In this kind of circumstance, the Bank’s immediate task was to calm markets by helping them to find new trading ranges with which they were comfortable. Once the markets had settled down, the bank would have been able to focus attention on the underlying economic situation, which typically had become lost to view during the turmoil


Stage 3 – From interest rates + the exchange rate  to  Aggregate demand

This stage in the process involves the transmission from interest rates + exchange rate to aggregate demand.


Changes in interest rates affect aggregate demand through a number of channels:

  •  Cost of capital
  •  Incentive to save rather than spend
  •  Effects on wealth and cash flow


The main components of aggregate demand that are affected include:

  •  Housing
  •  Consumer spending on durables. Consumer durables are items that provide a flow of services to a consumer over a period of time. Examples include new cars, household appliances, audio-visual equipment, furniture etc.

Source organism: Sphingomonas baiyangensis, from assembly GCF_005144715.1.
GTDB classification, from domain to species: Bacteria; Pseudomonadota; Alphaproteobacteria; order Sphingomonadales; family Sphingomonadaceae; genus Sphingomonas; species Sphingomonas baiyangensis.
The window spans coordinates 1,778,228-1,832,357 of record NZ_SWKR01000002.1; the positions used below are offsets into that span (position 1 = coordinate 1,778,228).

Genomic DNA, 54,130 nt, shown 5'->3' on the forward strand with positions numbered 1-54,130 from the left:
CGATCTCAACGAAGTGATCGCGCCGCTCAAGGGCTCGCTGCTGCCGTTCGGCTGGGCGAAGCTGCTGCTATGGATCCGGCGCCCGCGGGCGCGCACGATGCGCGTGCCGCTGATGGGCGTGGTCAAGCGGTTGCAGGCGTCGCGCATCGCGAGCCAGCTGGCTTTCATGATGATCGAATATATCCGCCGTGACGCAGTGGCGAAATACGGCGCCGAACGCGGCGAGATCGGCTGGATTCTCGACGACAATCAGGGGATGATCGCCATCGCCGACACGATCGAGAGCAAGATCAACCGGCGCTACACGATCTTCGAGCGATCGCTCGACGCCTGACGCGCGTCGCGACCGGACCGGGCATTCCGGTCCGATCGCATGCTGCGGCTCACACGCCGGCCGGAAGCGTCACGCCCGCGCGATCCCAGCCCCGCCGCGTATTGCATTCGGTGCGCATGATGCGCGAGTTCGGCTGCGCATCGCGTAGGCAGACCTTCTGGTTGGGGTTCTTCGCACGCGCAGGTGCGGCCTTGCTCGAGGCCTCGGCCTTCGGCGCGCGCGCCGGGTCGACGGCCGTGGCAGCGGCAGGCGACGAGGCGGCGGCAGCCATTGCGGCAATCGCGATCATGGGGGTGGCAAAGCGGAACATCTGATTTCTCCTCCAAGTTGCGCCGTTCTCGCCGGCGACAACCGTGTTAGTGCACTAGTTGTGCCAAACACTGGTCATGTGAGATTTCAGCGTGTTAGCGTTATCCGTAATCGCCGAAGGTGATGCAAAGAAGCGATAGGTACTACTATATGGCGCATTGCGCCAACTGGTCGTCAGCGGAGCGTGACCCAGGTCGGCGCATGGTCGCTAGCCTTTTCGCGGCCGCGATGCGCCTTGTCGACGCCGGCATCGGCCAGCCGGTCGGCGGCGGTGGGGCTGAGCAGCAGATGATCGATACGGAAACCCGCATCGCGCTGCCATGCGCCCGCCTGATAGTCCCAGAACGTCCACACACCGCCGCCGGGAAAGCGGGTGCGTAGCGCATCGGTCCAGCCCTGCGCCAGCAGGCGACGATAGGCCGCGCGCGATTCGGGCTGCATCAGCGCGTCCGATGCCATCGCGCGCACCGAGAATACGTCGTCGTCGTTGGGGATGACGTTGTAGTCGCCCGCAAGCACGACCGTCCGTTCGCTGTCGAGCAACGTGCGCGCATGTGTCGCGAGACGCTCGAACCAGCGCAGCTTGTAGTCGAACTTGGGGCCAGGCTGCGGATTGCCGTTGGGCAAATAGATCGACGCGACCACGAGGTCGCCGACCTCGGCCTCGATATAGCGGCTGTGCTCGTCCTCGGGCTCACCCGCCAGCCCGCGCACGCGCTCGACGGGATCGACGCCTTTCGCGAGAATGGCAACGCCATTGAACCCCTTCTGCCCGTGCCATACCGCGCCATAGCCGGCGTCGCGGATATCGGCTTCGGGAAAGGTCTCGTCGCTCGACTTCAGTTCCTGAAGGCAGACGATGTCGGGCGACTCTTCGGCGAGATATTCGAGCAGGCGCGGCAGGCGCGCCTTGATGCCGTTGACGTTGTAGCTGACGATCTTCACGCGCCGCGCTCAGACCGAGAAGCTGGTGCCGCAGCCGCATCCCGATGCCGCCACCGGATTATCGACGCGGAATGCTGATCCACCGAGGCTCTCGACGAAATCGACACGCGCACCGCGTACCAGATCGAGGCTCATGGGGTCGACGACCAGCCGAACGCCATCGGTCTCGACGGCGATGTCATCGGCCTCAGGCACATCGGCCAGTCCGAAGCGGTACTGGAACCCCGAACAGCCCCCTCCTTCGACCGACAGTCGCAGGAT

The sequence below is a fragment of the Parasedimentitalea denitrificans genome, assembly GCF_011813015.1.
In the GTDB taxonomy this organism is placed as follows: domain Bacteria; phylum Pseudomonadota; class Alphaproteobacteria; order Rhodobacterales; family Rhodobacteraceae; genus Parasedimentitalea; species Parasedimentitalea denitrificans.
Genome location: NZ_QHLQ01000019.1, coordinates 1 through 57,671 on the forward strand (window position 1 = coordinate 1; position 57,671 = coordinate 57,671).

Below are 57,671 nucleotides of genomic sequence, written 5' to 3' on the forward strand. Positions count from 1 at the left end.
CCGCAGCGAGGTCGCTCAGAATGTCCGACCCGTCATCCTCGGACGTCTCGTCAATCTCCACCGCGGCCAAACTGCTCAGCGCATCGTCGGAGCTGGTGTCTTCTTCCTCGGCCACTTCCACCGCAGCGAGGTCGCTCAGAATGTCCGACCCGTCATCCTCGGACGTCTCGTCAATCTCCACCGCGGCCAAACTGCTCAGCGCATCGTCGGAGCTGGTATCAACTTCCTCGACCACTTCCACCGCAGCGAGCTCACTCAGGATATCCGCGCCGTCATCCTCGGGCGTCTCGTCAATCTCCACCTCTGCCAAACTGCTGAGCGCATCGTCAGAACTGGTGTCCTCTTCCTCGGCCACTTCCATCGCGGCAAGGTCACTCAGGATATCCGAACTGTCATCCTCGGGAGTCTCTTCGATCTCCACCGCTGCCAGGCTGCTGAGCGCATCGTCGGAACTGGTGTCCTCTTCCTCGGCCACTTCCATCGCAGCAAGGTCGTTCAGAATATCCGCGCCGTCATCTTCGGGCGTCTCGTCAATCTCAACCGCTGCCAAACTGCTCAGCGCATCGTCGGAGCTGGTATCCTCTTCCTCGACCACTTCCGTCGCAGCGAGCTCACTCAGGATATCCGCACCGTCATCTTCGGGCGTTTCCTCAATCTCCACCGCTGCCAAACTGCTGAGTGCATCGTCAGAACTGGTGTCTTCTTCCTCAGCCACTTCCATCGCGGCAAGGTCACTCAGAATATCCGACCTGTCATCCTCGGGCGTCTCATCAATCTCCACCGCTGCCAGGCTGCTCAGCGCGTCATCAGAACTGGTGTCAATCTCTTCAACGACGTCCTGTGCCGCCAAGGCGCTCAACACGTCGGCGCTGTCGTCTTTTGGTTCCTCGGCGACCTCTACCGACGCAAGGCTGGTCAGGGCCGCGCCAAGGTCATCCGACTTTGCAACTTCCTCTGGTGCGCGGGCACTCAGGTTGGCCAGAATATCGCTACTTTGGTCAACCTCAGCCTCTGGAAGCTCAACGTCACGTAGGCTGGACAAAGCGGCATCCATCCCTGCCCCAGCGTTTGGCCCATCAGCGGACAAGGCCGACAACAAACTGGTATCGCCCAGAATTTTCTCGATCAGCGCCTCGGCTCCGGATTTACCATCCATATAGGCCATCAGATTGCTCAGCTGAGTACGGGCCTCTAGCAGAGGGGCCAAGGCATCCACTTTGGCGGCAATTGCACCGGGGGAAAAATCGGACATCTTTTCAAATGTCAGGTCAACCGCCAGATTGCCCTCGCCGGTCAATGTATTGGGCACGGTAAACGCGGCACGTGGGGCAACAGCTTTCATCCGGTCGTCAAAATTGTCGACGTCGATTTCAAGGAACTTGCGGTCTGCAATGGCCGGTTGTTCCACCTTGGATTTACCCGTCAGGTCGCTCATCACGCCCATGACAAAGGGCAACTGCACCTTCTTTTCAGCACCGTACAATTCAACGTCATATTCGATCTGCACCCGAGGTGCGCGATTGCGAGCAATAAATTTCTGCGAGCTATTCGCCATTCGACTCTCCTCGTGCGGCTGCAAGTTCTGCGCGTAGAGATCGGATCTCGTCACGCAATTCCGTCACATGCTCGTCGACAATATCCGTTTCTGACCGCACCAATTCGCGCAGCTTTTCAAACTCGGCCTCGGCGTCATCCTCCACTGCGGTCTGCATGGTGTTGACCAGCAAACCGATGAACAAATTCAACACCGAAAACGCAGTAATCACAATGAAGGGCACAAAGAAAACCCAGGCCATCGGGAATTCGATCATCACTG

•  Business investment in fixed capital and inventory management


The extent of the response of spending, will depend in part, on how long the changed level of interest rates is expected to persist. this will be an important factor for those entities that borrow at the shorter end of the market.
Ways the exchange rate affects demand:

A change in the value of the Canadian dollar will initially change the prices of those goods and services produced in Canada that are traded internationally and whose prices are set in world markets, vis-a-vis those whose prices are not, or at least not entirely, determined in world markets.

These changes in relative prices will set in train a series of demand and supply responses and that will affect the output of Canadian-produced goods largely through their impact on exports and imports